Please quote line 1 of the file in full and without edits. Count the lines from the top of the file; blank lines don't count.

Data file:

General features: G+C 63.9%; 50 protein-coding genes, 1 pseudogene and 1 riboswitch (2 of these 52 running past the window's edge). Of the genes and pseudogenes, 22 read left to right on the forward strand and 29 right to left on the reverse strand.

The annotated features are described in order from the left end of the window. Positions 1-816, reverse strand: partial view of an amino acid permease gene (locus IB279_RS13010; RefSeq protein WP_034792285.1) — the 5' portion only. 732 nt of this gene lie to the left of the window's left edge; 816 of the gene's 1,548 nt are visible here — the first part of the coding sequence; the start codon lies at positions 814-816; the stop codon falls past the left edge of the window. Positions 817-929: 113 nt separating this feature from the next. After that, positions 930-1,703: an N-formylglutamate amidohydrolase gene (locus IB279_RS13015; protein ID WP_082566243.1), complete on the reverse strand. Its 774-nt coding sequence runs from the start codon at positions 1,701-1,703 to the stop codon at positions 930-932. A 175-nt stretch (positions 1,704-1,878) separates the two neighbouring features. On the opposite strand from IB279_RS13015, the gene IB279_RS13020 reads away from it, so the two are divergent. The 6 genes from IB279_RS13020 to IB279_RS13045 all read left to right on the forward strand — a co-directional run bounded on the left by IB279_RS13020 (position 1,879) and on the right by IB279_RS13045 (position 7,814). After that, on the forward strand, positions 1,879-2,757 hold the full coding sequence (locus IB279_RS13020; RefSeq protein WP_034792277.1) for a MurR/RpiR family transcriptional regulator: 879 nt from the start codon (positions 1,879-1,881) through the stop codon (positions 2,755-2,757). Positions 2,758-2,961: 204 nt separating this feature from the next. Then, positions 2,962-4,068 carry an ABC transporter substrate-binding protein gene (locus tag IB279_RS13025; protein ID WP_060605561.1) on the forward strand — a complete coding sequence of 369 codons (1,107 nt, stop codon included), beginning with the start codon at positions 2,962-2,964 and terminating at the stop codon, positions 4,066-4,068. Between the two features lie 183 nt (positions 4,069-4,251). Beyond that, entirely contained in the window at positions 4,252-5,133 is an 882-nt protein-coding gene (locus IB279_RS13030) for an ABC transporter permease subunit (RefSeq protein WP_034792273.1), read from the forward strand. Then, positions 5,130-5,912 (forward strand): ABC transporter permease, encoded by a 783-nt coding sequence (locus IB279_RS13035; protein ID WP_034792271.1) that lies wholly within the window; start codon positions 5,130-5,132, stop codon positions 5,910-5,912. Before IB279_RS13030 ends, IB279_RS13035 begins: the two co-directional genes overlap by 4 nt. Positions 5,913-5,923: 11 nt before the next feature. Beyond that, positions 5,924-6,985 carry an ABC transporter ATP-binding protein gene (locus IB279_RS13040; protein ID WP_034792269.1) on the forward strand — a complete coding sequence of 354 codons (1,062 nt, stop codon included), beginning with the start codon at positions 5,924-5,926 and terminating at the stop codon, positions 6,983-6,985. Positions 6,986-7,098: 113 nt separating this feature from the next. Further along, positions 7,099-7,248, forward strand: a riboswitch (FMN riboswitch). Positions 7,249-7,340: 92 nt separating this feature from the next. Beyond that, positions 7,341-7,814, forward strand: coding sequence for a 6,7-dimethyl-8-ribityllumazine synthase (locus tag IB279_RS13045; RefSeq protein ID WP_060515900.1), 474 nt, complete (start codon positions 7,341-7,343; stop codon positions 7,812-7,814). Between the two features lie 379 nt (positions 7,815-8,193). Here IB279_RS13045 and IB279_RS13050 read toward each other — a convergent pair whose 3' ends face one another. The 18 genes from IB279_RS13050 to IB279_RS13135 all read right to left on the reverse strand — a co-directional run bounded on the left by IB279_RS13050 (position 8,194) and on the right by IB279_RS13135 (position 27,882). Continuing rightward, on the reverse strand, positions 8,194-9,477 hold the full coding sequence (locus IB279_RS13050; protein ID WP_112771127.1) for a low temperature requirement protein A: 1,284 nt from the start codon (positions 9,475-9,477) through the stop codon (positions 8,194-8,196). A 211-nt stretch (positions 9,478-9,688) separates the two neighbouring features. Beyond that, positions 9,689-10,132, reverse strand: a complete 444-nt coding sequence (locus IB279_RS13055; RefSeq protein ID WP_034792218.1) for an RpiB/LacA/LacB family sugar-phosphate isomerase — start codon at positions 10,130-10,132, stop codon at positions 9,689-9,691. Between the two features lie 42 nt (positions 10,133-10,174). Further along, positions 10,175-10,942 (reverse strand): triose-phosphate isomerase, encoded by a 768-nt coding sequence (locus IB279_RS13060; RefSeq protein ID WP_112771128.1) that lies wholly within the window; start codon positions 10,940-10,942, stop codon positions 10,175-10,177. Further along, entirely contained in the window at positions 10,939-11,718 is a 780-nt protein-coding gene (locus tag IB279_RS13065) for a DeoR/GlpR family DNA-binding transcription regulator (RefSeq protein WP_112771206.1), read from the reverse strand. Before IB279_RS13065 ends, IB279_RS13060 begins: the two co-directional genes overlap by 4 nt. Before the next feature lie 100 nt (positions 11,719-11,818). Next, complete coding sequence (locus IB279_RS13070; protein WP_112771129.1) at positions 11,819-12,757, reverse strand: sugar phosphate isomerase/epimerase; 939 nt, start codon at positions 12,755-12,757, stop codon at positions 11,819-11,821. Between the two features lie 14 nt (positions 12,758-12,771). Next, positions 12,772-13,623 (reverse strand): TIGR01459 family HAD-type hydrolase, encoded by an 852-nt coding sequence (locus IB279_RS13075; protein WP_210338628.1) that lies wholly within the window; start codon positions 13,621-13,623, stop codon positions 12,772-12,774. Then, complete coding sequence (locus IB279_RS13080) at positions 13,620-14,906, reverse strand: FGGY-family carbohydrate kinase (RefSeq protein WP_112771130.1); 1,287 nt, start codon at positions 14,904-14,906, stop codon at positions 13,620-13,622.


General features: G+C 63.9%; 50 protein-coding genes, 1 pseudogene and 1 riboswitch (2 of these 52 running past the window's edge). Of the genes and pseudogenes, 22 read left to right on the forward strand and 29 right to left on the reverse strand.